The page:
The Marrow of Tradition, by Charles W. Chesnutt Essay

843 Words 4 Pages
Throughout the history of the United States of America, the country has always been divided by race. No matter the century or decade, there has always been an issue present dealing with this problem in some shape or form. Though the value system of the United States has always been based on equal rights for all, there have always been those individuals that cannot except that all men are created equal. There is no supreme race. Everyone is entitled to his or her natural rights given at birth. Every person should have the same opportunity as the other as long as they are willing to work for what they receive. In Charles W. Chesnutt’s novel, The Marrow of Tradition, racial riots in the South are the key issue present in regards to racial …show more content…
The most conveying evidence is provided when Dr. Miller is asked to sit in the colored car once he passes the Virginia state line. Dr. Burnes defends his friend by saying, “And my friend has his rights to maintain” (p. 54). The other side to this ironic concept brings a completely different view. Once African Americans were freed as slaves, it was almost as if the people were more limited than when they were enslaved. This new-found freedom became a cause for violence because of the African Americans that were rising in the middle class. By no means was it as bad as slavery, but it still put a strain on the growth of the black community. This caused a great deal of conflict between white and black men.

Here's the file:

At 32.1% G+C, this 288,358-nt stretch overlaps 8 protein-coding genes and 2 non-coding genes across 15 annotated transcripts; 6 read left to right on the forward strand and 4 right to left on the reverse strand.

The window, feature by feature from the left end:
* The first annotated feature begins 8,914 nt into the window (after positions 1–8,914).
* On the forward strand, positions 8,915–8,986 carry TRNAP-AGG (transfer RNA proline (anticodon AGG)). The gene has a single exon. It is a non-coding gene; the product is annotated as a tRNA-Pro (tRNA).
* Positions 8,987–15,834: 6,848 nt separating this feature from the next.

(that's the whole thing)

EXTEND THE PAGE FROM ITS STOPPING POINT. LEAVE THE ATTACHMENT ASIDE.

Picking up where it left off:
Since the beginning of time, men have always been the head figure of society. It is instinctive within men to play a dominant role in society. This innate sense of masculinity caused the majority of the conflict in the race riots. The white men feared that the black men would rise higher than them, and they would have to be submissive. Because of this fear of submission, a sense of upheaval in the white male community arose. General Belmont provides evidence of this fear when speaking to Major Carteret:
…you'll be all the more interested in doing something to make this town fit to live in, which is what we came up to talk about. Things are in an awful condition! A negro justice of the peace has opened an

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